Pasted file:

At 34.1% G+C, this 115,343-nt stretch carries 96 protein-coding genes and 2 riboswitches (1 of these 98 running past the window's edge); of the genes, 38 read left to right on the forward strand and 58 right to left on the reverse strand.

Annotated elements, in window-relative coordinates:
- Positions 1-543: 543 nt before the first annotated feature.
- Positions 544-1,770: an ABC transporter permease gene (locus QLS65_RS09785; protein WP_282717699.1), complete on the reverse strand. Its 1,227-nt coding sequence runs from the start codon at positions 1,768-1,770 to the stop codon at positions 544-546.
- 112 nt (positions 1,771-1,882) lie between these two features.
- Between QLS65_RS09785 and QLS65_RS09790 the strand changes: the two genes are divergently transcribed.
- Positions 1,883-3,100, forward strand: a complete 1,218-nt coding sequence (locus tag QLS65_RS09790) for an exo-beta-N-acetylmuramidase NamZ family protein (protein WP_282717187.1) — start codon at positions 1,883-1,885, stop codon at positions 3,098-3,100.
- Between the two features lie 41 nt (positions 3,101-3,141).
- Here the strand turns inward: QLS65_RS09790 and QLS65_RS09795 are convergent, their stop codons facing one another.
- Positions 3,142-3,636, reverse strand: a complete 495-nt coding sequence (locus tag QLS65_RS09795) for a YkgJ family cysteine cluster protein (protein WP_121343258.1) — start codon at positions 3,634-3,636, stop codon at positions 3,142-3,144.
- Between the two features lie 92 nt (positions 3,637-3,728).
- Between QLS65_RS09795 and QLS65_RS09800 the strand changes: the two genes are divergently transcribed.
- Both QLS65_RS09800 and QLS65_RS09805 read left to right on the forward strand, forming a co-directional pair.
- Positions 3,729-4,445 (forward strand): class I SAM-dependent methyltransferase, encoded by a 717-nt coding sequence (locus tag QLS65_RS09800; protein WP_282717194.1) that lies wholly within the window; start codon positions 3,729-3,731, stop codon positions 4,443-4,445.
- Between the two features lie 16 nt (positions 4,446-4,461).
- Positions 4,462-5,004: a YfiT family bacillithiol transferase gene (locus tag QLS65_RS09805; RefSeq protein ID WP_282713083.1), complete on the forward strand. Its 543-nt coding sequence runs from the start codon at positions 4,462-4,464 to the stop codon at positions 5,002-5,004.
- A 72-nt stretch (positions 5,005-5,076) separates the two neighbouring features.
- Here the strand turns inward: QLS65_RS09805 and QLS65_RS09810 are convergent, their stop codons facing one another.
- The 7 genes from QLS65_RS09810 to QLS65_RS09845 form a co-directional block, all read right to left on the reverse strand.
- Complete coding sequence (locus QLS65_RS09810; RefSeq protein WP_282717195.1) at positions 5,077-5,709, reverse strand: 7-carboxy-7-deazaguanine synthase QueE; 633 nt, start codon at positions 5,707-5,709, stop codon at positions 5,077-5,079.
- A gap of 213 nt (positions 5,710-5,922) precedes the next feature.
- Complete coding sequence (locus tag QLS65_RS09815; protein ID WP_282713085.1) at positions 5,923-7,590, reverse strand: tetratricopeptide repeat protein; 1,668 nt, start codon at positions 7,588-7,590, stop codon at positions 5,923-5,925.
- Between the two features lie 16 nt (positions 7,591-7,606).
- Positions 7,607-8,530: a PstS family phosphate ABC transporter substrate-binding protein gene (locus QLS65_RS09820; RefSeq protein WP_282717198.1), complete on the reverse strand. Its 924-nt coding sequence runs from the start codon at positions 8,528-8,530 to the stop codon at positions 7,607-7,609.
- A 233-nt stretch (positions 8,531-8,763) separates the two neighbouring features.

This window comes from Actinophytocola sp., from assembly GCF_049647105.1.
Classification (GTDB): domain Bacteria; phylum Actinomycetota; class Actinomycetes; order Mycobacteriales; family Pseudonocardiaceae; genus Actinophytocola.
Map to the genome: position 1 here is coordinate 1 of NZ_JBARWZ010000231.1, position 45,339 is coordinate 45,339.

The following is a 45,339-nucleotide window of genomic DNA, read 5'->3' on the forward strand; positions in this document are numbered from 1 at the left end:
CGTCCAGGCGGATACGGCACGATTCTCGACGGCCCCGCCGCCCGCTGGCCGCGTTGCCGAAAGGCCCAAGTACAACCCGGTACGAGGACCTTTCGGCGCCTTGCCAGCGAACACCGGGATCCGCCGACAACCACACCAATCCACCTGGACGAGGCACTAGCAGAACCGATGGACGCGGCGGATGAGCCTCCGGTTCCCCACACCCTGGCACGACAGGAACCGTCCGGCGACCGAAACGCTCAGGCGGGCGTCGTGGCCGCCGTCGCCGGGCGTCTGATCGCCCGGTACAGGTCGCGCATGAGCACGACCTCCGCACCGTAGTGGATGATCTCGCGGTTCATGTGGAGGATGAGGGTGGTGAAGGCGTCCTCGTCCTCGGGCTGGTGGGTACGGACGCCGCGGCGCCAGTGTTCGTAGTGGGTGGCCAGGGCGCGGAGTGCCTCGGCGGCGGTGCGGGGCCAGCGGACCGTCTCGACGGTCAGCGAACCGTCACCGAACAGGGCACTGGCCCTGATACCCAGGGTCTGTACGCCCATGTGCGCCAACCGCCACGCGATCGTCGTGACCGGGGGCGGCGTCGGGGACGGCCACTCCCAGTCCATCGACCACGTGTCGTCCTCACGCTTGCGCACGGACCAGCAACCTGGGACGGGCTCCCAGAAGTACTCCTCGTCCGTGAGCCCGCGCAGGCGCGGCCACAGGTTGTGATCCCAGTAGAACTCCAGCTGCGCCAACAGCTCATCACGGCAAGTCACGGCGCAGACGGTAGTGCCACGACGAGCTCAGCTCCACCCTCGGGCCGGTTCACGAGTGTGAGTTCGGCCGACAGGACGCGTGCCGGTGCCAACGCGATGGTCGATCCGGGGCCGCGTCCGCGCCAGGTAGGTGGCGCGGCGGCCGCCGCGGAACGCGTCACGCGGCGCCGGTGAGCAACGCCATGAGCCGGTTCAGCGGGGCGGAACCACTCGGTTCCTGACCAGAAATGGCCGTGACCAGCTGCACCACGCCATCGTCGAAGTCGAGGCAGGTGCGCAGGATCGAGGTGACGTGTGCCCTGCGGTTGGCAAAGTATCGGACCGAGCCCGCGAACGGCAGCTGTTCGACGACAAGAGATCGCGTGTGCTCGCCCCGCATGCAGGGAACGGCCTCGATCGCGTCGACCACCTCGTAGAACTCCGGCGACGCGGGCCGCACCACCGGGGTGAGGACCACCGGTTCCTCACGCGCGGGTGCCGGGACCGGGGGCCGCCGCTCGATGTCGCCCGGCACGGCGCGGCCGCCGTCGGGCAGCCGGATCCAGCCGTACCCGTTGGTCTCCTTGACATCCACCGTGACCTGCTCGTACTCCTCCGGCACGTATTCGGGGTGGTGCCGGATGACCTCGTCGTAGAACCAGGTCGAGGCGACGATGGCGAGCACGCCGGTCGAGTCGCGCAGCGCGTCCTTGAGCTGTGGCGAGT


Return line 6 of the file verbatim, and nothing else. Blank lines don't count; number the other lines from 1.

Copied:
- Between QLS65_RS09785 and QLS65_RS09790 the strand changes: the two genes are divergently transcribed.